The last sentence of the quote says something very important, something I think is key to people recovering from any addiction.

Suppressing the impulse gives it more power. The only way to stay on top of ego fatigue is to reinterpret or reframe the situation: “that’s no fun, that’s not what I want.”

This is a key difference between quitting vaping now and every other time that I have decided not to take up regular smoking (which is really all I was doing before since I had no intention of stopping my occasional use). Through vaping, I realized that I really didn’t want to smoke. I like the idea of smoking, I love the visual and perhaps the feeling of inhaling shit into my lungs, but actual cigarette smoking no longer does it for me. I still like to watch others do it (visual) but I no longer desire to join them. That was the impulse that I suppressed over and over and over again for so many years, probably from my young teen days. I really wanted, more than anything to join in with the people smoking. Smoking has been reframed as something that I don’t really want. 

Next obstacle- nicotine and my love for its affect on my brain. While I still have positive memories of many experiences involving vaping, smoking and nicotine- my recent experience with my own regular use had me come to conclusion that I don’t like using nicotine all the time. The last 12 days ( okay maybe not all 12 of them, but certainly the more recent half of them) have solidified that I prefer not using nicotine all the time. Therefore, nicotine has been reframed as something I don’t want to use all the time.  I think I said numerous times on this blog that I didn’t want to become a regular user, but that was more a fear. The desire was there and I was as much trying to convince myself as I was my readers that I didn’t want it, hence ego fatigue and a constant cycle of intermittent use.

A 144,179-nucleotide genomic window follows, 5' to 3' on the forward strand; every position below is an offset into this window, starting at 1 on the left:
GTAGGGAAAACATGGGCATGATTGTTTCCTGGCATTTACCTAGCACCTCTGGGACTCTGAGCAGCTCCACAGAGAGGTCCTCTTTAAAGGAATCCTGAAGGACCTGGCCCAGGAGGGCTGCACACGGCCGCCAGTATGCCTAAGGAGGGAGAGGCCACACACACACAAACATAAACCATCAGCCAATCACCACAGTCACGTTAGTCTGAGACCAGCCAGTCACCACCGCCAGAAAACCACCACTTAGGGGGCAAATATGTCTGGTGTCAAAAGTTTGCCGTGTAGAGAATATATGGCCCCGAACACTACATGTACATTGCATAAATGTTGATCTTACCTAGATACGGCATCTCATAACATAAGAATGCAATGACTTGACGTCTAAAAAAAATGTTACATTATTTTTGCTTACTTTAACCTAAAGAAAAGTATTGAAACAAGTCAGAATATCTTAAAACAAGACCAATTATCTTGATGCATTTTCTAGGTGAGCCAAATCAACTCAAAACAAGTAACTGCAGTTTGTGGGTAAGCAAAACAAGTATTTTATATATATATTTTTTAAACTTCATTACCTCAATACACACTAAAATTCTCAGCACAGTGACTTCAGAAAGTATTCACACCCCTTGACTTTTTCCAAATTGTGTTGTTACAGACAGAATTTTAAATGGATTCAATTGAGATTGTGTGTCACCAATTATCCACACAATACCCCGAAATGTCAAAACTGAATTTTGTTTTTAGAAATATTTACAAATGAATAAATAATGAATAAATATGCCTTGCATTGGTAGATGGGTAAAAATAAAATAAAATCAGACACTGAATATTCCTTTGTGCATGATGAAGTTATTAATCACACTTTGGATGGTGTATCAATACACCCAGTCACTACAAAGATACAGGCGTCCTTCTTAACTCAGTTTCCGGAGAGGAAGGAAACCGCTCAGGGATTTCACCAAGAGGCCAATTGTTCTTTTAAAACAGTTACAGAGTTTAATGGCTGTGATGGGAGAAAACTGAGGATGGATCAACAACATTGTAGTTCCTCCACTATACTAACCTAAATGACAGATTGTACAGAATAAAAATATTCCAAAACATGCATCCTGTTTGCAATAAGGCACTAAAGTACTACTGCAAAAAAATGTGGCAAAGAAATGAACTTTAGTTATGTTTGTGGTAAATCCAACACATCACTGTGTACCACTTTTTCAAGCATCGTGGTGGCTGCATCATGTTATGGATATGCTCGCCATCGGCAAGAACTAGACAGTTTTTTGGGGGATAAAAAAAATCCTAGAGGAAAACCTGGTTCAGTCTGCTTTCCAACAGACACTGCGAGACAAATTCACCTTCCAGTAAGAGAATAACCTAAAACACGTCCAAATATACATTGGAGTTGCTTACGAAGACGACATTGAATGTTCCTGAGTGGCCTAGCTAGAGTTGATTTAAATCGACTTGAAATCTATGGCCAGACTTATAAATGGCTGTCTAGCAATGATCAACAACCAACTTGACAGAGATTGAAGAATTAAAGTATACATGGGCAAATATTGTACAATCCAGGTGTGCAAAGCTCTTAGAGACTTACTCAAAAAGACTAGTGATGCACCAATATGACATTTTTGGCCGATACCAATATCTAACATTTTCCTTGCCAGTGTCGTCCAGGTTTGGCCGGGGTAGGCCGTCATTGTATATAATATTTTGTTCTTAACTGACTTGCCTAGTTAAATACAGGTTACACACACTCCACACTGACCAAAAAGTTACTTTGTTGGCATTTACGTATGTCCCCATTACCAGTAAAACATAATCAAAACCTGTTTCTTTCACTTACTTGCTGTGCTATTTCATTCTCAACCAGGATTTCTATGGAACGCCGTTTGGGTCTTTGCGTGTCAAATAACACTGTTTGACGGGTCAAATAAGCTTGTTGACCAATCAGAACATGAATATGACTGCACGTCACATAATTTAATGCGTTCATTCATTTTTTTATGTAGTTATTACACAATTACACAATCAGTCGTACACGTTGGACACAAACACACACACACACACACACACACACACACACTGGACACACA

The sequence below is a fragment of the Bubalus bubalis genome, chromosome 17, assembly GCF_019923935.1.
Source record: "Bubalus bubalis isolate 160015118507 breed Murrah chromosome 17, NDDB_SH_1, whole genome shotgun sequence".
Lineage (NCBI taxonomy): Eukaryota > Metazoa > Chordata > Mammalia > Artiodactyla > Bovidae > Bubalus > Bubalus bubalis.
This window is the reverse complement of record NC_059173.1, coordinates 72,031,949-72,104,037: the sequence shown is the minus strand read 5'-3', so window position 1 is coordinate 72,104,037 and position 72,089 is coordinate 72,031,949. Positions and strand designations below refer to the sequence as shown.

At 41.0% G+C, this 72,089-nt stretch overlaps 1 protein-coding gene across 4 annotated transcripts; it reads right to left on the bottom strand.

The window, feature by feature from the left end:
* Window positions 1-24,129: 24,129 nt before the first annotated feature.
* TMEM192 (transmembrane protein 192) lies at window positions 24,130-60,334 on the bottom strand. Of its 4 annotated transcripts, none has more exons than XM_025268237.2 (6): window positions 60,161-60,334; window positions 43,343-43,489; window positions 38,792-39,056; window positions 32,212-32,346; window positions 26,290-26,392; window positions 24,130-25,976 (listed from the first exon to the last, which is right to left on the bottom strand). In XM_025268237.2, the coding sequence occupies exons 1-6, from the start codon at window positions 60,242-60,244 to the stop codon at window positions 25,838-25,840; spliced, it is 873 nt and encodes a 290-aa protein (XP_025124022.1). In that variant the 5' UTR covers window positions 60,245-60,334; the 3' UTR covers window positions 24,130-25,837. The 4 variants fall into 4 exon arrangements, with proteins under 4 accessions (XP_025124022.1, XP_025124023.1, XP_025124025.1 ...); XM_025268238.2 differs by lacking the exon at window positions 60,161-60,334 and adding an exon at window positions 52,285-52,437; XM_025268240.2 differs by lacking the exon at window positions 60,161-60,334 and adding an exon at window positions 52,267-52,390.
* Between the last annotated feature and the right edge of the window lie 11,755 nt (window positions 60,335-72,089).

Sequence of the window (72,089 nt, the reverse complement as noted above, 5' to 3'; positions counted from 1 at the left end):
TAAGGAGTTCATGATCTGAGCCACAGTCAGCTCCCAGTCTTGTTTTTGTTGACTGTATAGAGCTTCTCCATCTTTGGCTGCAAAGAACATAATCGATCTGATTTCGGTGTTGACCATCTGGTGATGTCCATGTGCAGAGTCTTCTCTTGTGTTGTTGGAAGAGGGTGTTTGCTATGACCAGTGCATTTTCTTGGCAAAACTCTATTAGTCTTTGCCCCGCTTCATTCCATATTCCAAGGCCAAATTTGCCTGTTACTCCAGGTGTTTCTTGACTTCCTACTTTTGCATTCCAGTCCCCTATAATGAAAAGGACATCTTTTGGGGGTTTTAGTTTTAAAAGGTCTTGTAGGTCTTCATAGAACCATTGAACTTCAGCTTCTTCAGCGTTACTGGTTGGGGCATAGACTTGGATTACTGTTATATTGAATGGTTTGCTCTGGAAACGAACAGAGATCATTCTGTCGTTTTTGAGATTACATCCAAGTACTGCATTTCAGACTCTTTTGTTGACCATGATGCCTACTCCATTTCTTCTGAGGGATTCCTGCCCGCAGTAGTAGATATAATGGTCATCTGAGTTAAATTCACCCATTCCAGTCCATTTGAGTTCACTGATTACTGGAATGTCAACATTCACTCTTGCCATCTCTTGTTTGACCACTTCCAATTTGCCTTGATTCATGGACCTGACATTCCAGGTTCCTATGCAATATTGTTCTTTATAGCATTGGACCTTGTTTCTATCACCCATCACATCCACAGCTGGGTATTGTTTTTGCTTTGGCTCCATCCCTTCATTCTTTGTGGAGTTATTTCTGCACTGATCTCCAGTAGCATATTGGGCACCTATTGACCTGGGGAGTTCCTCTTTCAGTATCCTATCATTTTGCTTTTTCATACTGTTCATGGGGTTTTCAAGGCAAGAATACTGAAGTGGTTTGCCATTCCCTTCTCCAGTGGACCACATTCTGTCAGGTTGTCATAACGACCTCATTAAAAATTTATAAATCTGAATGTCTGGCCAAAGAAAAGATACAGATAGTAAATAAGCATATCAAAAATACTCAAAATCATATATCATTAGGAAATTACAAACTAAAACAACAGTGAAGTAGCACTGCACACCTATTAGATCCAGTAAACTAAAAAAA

I think the main obstacle I’m still not over is the idea that I can use occasionally, although I think I’m much less convinced that I can do this now than I ever have been in the past. The thing is: I don’t have any compulsion to smoke pipes (despite the nicotine). I enjoy it and leave it alone for many months at a time. This will probably be my downfall at some point.

My other obstacle is fetishy desires connected to using nicotine. Vaping satisfies most of tactile/visual aspects of smoking that I liked. I mean some aspects are absence, but after nine months I got use to that and I came to appreciate vaping for what it is. I’m hoping that there is enough connection between vaping and my sexual desires that I will no longer desire smoking at all. Only time will tell with that one.

Day 10: Normal is Boring but that is okay